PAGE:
Tár: a cross between celebratory biopic and necessary critique on cancel culture
Cate Blanchet’s performance in the fairly lengthy biopic Tár (two hours and forty minutes) is definitely Oscar-worthy but much of the content of the film does come across as redundant, particularly in the first half.
Directed by Todd Field, the finished product pays excellent attention to detail, and the storyline itself is fascinating in it being part psychological drama / part critique on cancel culture, but there are moments where you wish the director had just said ‘Cut’ earlier.
Lydia Tár is a music conductor and lecturer who takes her position so seriously, her ego has gotten in the way of clear judgement and all notions of sentiment.
Set in the international world of Western classical music, the film centers on Tár’s colourful life – from her quirks to her major successes. But then audiences are sucked into the downward spiral that is her demise.
Tár is the first female music director of the Berlin Philharmonic and is at the top of her game when things begin to become unstuck. You see, as a standout conductor, Lydia not only orchestrates, she manipulates – relationships at work and those in her private life.
Hers is a complicated story that results in a tragic quadrangle of demise: for she, her fulltime lover, former students and, quite frankly, the feminist cause.
Field breaks the rules of conventional screenwriting to give the film a kind of documentary style, with lengthy scenes of two-hander dialogue and lots of sombre undertones.
Blanchet’s Tár is hopelessly arrogant and self-accomplished and faces the two-punch dissonance of misogyny in a male-dominated industry (yes, the vast majority of music conductors are male) while being an abusive player in the relationship field herself (yes, women can be abusive to their students and loved ones).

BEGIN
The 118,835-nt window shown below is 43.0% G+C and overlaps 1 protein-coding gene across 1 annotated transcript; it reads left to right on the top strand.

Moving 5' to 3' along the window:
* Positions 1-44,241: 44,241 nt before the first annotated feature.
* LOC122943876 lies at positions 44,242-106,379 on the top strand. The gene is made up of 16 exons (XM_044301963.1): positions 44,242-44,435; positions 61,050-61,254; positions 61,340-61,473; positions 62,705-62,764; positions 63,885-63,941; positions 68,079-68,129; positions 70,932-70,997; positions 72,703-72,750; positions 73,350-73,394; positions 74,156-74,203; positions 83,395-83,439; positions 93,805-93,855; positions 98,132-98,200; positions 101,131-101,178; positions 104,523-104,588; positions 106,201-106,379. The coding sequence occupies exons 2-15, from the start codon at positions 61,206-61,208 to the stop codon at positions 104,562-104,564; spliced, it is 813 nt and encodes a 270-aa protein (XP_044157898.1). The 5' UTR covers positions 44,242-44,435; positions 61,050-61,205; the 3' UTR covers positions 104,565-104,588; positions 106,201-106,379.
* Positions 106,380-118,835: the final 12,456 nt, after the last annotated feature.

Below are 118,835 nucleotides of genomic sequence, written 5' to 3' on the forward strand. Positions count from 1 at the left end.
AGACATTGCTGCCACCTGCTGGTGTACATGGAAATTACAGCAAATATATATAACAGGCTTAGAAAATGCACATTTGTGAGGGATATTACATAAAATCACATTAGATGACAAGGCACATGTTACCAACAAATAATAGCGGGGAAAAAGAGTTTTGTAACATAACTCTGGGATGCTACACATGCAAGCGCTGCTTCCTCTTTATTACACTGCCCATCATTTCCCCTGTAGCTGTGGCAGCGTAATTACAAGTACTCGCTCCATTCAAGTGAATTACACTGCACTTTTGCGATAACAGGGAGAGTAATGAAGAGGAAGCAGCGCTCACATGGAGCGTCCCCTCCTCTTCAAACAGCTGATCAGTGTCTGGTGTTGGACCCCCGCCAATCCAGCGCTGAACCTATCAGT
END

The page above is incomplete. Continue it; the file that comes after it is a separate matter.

Lydia literally wears the pants in the family, has a coffee mug with the word ‘Dad’ on it, but then she goes too far in deconstructing patriarchal archetypes by manipulating the women around her, namely for her own professional – and sexual – gain.
By the time the film ends with its nightmarish downfall – which explores the current theme of privileged elite abusing their power and receiving harsh comeuppance as a result of it – most audience members are left feeling exhausted.
Perhaps Field could have edited some parts of the film to make it easier on audiences when the story reaches its climactic end, but then you probably wouldn’t get the full dissonant effect he’d want you to feel.
Annette McCubbin & Antonino Tati
One Response to “Tár: a cross between celebratory biopic and necessary critique on cancel culture”
[…] divided in their opinion on every. big. film. – from Elvis to Babylon, The Fabelmans to Tár, it was virtually phenomenal to see indie movie Everything Everywhere All At Once take home every […]